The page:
- Series: The Jack Kirby Omnibus
- Hardcover: 304 pages
- Publisher: DC Comics; First Edition edition (August 9, 2011)
- Language: English
- ISBN-10: 1401231071
- ISBN-13: 978-1401231071
- Product Dimensions: 6.9 x 0.9 x 10 inches
- Shipping Weight: 1.3 pounds
- Average Customer Review: 4.7 out of 5 stars See all reviews (10 customer reviews)
- Amazon Best Sellers Rank: #993,553 in Books (See Top 100 in Books)
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The Jack Kirby Omnibus Vol. 1: Starring Green Arrow Hardcover – August 9, 2011
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Top Customer Reviews
Much of this book has never been reprinted before, or at least in this country. There are a few pieces that Simon and Kirby did for Real Fact Comics upon their return from military service. Regrettably "Pirate Or Patriot?" was not included in this archive. This is surprising since the cover and another story from the same issue were reprinted. The largest part of the book is devoted to work that Jack Kirby did during his second period of working for DC from 1957 to 1959. Among this are reprints from titles like House of Secrets, House of Mystery and My Greatest Adventure. I usually refer to them as horror genre but of course this was done during the Comic Code period so perhaps mystery, fantasy or in some cases science fiction would be better descriptions. The only superhero genre included are some Green Arrow stories and there is also a single western story.
During his first period of working for DC with Joe Simon, Kirby had a lot freedom in plotting and rewriting scripts. Unfortunately during his return to DC that was not the case. Still Jack did manage at times to have some creative input into the writing most notably in the Green Arrow stories which were unlike any other superhero stories published by DC at that time.
Artistically the work Kirby did reprinted in this archive was just fantastic but that can be said about the art from any part of his long career. What really sets the work in this archive apart is the inking. Fans often argue about who was the best inker of Kirby's pencils. Personally I feel they almost always get it wrong.Read more ›
The varied plots give Kirby the opportunity to explore all kinds of avenues -- a man floating just below his ceiling, men and cities made of fire, stone creatures, etc. -- and Kirby does so in inimitable Kirby fashion. While others simply illustrated sci-fi stories with the same mundane lines and brush strokes they used in other venues, Kirby throws himself into his subjects and gives them a richness that stands apart.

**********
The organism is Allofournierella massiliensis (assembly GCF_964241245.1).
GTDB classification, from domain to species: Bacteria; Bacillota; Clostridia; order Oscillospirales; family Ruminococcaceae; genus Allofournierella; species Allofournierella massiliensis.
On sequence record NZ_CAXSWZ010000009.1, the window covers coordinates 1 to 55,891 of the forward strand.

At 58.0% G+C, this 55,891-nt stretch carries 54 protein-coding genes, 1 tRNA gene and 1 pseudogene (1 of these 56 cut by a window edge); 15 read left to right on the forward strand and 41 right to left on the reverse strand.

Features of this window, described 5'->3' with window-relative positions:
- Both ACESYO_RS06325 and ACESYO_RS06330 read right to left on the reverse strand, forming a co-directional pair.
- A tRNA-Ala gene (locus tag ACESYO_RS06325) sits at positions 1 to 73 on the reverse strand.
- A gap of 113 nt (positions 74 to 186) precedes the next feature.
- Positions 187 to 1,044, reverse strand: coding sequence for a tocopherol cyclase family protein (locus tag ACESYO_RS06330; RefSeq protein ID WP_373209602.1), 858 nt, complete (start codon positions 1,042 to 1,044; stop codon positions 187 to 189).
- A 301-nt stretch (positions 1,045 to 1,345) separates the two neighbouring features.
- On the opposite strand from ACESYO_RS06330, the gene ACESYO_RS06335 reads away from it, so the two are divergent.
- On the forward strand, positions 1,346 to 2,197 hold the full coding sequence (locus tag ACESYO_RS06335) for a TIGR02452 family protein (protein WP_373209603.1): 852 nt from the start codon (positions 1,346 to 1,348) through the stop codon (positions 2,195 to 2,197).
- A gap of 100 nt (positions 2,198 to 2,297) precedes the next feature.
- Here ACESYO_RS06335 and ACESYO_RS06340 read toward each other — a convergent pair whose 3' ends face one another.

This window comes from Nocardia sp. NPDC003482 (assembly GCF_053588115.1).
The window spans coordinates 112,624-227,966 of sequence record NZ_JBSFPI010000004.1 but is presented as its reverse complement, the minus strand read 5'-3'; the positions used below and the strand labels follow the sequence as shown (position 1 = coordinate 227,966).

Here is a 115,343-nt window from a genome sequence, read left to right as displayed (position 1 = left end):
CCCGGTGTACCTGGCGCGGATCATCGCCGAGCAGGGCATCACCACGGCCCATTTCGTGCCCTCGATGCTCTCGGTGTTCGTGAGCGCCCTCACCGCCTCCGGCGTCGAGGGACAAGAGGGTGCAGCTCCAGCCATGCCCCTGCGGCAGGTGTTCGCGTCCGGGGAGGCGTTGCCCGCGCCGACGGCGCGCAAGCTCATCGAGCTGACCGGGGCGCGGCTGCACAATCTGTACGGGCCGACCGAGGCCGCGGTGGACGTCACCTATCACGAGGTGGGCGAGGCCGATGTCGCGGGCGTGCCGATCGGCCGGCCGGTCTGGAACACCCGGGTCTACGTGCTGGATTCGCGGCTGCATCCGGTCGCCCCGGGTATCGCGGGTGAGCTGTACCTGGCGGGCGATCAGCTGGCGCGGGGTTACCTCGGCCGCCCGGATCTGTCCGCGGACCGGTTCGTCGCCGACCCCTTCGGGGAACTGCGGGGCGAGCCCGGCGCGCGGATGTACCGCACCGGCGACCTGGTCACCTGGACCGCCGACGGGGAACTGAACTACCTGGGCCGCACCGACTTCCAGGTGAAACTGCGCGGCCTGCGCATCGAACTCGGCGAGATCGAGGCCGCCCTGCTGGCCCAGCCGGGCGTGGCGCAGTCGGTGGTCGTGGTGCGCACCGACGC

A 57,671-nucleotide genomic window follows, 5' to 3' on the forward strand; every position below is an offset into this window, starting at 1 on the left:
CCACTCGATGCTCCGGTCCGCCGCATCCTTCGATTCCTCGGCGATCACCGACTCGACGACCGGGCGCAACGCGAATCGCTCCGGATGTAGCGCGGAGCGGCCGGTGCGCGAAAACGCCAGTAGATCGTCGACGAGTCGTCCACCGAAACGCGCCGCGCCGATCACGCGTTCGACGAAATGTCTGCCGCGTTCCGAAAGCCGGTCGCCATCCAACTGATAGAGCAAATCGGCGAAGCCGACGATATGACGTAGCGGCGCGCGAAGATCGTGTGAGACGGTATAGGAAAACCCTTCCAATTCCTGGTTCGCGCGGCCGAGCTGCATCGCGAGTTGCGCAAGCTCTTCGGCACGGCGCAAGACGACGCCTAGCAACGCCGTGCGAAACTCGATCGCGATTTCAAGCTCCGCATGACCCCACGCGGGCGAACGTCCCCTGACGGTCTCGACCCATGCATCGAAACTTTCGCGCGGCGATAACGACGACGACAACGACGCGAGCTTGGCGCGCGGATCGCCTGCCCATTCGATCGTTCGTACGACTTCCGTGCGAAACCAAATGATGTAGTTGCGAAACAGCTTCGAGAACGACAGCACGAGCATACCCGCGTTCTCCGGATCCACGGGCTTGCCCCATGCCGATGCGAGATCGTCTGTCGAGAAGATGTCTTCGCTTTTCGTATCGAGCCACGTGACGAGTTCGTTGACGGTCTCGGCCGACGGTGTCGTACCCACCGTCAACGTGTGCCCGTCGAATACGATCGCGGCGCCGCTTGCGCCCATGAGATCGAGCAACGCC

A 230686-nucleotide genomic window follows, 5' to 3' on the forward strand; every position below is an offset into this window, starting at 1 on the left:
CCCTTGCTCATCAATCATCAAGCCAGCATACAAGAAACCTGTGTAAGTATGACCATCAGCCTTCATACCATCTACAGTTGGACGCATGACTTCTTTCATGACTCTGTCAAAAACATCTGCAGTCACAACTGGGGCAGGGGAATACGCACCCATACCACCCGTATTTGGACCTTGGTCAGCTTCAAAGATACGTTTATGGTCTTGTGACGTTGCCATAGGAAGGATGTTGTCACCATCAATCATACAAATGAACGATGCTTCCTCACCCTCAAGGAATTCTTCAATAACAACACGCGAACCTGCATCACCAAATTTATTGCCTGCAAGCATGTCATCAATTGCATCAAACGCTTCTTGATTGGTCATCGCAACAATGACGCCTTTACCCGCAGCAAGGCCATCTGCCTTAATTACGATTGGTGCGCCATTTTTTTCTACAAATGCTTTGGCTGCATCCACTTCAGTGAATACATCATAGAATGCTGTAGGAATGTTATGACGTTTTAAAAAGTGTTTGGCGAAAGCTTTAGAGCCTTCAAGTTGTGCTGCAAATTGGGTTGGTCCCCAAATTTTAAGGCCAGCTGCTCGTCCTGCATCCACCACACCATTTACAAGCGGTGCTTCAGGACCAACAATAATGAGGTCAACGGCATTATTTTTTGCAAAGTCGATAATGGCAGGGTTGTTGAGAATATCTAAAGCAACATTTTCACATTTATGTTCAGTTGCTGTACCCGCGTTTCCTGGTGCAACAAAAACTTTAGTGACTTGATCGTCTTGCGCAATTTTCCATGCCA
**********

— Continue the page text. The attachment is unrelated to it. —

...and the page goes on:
As these pre-date what I call the Kirby "power" years, when his characters all seemed to take on the bodies of weight lifters, this era showcases the lithe, fluid forms that Kirby was so gifted at capturing, from his Stuntman days to the very early days of the Fantastic Four. Like Kirby's subsequent work on Marvel's mystery and suspense titles, these stories display what I consider one of Kirby's richest eras.
If you like Kirby at his most raw and explorative, you'll love this book.
The first part of the book contains a variety of monster and sci-fi stories done by Jack Kriby in issues of "House of Mystery," "House of Secrets," and "Tales of the Unexpected." The second part of the book contains a collection of "Green Arrow" stories done by Jack Kirby for DC Comics during the late 1950's.
Green Arrow and his sidekick Speedy find themselves coming more up against monsters and aliens as the stories in the series become more oriented towards a sci-fi sort of bent. DC Comics did not like where Kirby was taking the Green Arrow series back then and was removed from the series.
If you presume that this whole volume is comprised of GREEN ARROW stories, you'll be VERY disappointed. Yes, this volume contains the totality of Kirby's work on the emerald archer, but that does not amount to much. Most of his output for DC in the 1950s were horror tales that make up the majority of stories in this volume.
If all you want are the GA stories, you may want to hold off on buying this pricey hardcover and hope that DC will publish a much less expensive, compact volume containing only those.
Most Recent Customer Reviews
Collecting most of writer-artist Jack Kirby's miscellaneous work for DC in the 1940's and 1950's, this collection also features a ten-story run on Green Arrow that might have... Read morePublished 18 months ago by Jonathan Stover
this book made me look into more Kirby - Simon reads, I highly recommend it. Don't be thrown by the cover, very little Green arrow stories in it. Unless that's what you want.Published 20 months ago by Brad T. Thornsbrough
Well, it's Kirby. If you know the King, you will love this. I actually like "KIRBY, King of Comics", by Mark Evanier, a little better. Read morePublished on November 28, 2013 by Tim G